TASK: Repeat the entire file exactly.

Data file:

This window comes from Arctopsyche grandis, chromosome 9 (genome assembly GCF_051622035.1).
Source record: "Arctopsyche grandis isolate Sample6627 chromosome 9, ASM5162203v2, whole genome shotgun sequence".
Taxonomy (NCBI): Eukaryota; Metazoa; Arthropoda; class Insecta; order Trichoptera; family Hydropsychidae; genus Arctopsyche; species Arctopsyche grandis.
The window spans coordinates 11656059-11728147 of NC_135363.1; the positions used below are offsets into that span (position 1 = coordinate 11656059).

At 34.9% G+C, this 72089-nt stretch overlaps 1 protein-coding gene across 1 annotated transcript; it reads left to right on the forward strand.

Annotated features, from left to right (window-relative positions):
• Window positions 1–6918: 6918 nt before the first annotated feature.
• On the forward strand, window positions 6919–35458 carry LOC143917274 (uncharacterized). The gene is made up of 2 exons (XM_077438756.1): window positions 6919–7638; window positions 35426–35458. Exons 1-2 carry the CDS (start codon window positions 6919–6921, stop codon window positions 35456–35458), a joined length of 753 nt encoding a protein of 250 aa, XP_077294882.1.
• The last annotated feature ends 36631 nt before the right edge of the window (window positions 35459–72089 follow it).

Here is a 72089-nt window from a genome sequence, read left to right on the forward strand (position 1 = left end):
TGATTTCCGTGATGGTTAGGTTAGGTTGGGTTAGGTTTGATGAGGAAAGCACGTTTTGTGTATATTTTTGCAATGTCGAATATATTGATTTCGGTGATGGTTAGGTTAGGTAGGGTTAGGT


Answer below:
This window comes from Arctopsyche grandis, chromosome 9 (genome assembly GCF_051622035.1).
Source record: "Arctopsyche grandis isolate Sample6627 chromosome 9, ASM5162203v2, whole genome shotgun sequence".
Taxonomy (NCBI): Eukaryota; Metazoa; Arthropoda; class Insecta; order Trichoptera; family Hydropsychidae; genus Arctopsyche; species Arctopsyche grandis.
The window spans coordinates 11656059-11728147 of NC_135363.1; the positions used below are offsets into that span (position 1 = coordinate 11656059).

At 34.9% G+C, this 72089-nt stretch overlaps 1 protein-coding gene across 1 annotated transcript; it reads left to right on the forward strand.

Annotated features, from left to right (window-relative positions):
• Window positions 1–6918: 6918 nt before the first annotated feature.
• On the forward strand, window positions 6919–35458 carry LOC143917274 (uncharacterized). The gene is made up of 2 exons (XM_077438756.1): window positions 6919–7638; window positions 35426–35458. Exons 1-2 carry the CDS (start codon window positions 6919–6921, stop codon window positions 35456–35458), a joined length of 753 nt encoding a protein of 250 aa, XP_077294882.1.
• The last annotated feature ends 36631 nt before the right edge of the window (window positions 35459–72089 follow it).

Here is a 72089-nt window from a genome sequence, read left to right on the forward strand (position 1 = left end):
TGATTTCCGTGATGGTTAGGTTAGGTTGGGTTAGGTTTGATGAGGAAAGCACGTTTTGTGTATATTTTTGCAATGTCGAATATATTGATTTCGGTGATGGTTAGGTTAGGTAGGGTTAGGT